Our friend Gabor Vass of Kaliber Info sent us this photo of a prototype flare pistol convention. The pistol is a Soviet SPSh-2 Flare Pistol converted to 9 mm R Knall (.38 blank ammo) + 28 mm rubber bullet.

The original SPSh Flare Pistol dates back to WWII and was invented by the Georgy Semyonovich Shpagin, who is better known for designing the  PPSh submachine gun.  It fired 26mm flares out of its 6″ barrel, making it well suited to 28mm rubber balls.

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  • Captain Obvious

    That flare pistol is the same as the Polish 26.5 mm flare gun which is still widely available. There are also all kinds of caliber reducing inserts available to shoot just about anything out of it. I have to admit that shooting rubber balls out of one never crossed my mind.

    • TheNotoriousIUD

      Only suckers use their arms to throw their kid a ball.
      All that jostling makes me spill my beer.

      • Dan

        Makes them better at dodge ball too.

        • Bill

          “If you can dodge a wrench, you can dodge a ball:” Patches O’Houlihan

      • Bill

        I need something to launch tennis balls for my schizoid border collie. Preferably with a range of a couple counties.

        I literally developed frisbee elbow trying to wear the little beech out.

        • TheNotoriousIUD

          I hear you, I have a wheaten terrier with ADD.
          He’s good at chasing stuff but when he catches it he immediately loses interest and wanders off and I have to fetch it myself.

    • Kovacs Jeno

      It was also made in Czechoslovakia.

  • PK

    Neat! Too bad that conversion would classify that as a DD under USA laws, or I would happily make something similar.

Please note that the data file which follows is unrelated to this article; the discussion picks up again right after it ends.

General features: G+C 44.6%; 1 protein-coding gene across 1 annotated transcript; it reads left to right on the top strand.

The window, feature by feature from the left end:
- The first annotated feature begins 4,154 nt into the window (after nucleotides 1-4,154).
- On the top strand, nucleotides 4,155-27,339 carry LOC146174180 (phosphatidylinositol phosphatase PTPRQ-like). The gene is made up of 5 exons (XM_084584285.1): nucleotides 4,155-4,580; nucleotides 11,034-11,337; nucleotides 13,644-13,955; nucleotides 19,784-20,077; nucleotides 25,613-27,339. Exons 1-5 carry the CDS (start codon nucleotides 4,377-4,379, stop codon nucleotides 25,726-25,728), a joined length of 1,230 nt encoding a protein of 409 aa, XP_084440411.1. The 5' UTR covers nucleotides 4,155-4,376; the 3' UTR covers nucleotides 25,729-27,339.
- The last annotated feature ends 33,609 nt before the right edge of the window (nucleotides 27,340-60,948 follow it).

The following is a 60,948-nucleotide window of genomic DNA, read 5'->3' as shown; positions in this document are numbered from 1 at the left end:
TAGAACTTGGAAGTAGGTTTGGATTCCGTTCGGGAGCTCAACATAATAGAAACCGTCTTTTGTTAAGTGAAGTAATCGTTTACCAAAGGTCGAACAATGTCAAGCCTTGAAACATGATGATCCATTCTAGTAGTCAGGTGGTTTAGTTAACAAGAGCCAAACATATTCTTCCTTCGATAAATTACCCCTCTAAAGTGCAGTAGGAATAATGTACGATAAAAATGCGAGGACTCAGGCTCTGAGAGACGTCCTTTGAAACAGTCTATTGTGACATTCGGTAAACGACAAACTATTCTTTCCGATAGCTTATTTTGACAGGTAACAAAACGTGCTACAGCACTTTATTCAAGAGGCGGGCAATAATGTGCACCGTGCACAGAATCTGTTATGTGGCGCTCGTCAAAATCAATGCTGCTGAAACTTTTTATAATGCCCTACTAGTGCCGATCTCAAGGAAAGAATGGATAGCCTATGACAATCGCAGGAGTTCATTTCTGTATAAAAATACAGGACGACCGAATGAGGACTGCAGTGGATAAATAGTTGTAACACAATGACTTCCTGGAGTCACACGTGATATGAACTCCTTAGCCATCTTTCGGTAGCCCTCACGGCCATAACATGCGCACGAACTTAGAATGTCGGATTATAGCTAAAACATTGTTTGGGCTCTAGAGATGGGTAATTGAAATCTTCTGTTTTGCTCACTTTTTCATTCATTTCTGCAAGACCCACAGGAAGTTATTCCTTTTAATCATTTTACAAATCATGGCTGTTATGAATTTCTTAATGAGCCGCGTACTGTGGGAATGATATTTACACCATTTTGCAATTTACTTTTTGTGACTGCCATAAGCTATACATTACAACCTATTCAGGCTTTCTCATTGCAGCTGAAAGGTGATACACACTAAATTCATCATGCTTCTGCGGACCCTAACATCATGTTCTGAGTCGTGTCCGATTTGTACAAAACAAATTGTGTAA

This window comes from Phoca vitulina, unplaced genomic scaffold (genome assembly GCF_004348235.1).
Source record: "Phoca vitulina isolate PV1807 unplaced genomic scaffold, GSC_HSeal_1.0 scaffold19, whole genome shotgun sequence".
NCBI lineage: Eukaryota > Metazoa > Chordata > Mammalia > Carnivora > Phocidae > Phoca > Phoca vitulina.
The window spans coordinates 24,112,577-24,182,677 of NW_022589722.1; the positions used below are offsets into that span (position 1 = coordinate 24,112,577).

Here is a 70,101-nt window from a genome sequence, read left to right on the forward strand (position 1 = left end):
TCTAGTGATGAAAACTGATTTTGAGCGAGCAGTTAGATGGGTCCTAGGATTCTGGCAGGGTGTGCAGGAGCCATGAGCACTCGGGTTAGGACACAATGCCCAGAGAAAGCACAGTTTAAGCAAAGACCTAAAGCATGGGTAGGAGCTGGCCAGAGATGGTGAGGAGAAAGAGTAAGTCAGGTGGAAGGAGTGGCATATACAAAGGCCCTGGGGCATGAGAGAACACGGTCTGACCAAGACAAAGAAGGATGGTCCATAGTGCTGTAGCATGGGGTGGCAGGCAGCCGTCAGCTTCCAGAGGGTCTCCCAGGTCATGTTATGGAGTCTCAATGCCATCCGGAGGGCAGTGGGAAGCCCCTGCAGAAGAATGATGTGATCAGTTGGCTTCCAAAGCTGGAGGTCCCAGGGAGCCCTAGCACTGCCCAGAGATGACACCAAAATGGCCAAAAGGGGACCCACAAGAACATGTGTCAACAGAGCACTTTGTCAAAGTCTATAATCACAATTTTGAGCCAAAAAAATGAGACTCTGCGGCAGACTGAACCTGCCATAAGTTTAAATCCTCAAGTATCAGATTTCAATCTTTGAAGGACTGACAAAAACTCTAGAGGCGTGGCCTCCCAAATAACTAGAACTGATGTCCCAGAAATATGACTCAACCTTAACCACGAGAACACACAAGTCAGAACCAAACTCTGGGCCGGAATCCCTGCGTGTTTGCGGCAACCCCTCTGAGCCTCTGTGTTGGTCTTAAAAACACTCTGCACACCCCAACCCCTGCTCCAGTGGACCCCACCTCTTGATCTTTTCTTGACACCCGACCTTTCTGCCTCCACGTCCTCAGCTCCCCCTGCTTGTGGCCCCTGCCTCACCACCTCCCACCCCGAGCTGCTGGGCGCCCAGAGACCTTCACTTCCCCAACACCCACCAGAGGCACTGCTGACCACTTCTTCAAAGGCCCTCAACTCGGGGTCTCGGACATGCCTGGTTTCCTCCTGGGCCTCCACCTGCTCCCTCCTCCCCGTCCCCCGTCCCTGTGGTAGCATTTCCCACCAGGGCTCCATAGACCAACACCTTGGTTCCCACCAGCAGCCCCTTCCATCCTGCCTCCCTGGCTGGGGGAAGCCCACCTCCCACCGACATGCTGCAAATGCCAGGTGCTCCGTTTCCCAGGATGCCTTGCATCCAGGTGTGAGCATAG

• Ken

      Nope, it would be a muzzleloader since it doesn’t fire fixed cartridges, just like a can or golf ball launcher.

      • PK

        Are you sure? It’s a post 1898 design, using a cartridge to propel a projectile intended to be fired at a person. Seems like a DD to me, but with how confusing the laws can be maybe it would be the same as the blank launchers.

        • Ken

          The projectile is separate from the blank. It doesn’t meet the legal definition of a cartridge (which is projectile, primer, and propellant in a self contained unit).

          It doesn’t matter if it’s a post-1898 item since it doesn’t use fixed cartridges. Modern muzzleloaders are still legally antiques because of that. There are also modern repros of the Civil War Smith Carbine that fire from “cartridges” but are not legally firearms, Smith Carbine cartridges do not have their own priming and require a percussion cap be placed separately.

          Now if it were able to fire self contained cartridges in addition to these blank and rubber ball loads, then it would be legally a firearm (AOW if it lacks rifling), but still not a DD since the projectile fired out of the fixed cartridge is not over 0.5″ in diameter. It’s the same deal with a golf ball launcher on an AR. You can fire .223 cartridges out of it and it’s legally a firearm, but muzzleloading projectiles over 0.5″ into the adapter to be fired by a separate blank does not turn it into a DD.

          • Kovacs Jeno

            Exactly, and because of this “separate ammo thing” it is a non-firearm in Hungary.

        • Christian Hedegaard-Schou

          Ken is right. This does not fire “Fixed ammunition”. It uses a blank to propel an object. Same reason a Can Cannon, golf ball launcher, etc are all legal.

  • Bill

    That soundtrack rocks.